The Trouble With Washington.

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Not the problem. (Flickr/humbertomoreno)

One of James Fallows' readers points out that bashing Washington has become something akin to "God bless America" -- the thing a politician throws into his speech just because he's supposed to. "It's great to be here in Whereverville. So nice to be out of Washington," they say. The reader, a retired Air Force officer, says that when people do that, "we diminish the many very good things that many good people in Washington and in government generally are trying to accomplish." As someone who spends a fair amount of time on this blog pointing out good things the government is doing -- and someone who also bashes Washington with some regularity -- this hit home.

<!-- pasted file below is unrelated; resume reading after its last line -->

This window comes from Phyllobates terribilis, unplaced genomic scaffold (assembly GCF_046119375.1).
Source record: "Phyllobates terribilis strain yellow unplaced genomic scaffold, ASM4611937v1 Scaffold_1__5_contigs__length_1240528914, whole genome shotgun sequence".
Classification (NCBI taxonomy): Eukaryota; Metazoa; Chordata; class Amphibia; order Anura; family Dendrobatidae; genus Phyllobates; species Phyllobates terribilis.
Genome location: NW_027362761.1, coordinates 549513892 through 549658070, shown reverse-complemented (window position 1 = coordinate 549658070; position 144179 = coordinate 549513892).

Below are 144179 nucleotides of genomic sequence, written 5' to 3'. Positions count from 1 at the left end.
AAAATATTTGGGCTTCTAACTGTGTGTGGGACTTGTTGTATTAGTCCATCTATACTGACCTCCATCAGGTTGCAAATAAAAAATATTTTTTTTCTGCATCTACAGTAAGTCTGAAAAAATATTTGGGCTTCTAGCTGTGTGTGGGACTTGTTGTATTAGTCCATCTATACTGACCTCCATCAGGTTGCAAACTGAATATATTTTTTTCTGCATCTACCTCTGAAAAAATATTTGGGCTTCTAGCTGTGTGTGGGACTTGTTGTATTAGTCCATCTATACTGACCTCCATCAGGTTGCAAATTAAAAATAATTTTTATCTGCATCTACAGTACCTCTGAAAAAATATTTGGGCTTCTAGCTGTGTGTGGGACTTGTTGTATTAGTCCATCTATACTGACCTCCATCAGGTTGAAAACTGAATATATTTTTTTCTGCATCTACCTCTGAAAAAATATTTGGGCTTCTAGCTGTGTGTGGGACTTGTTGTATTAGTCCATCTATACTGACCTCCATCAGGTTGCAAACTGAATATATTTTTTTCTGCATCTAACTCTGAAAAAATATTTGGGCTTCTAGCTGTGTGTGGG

But you can bash Washington in a variety of ways. You can bash "Washington," a place where gridlock reigns, special interests screw the little guy, and nothing good ever gets done. This is what politicians do, usually when they're trying to convince voters to send them to Washington. Or you can complain about the actual city of Washington, which despite some good points has plenty of small problems, and one big one. I like to quote a piece of wisdom a friend imparted about law school, which applies perfectly to D.C.: There, you will find lots of incredibly smart, interesting, committed people who want to make the world a better place. And you'll also find some the biggest jerks you will ever meet in your life. Now that's worth complaining about. But the "It sure is great to be out of Washington" rhetoric we get from pretty much everyone on both sides of the aisle? That we could do without.

-- Paul Waldman

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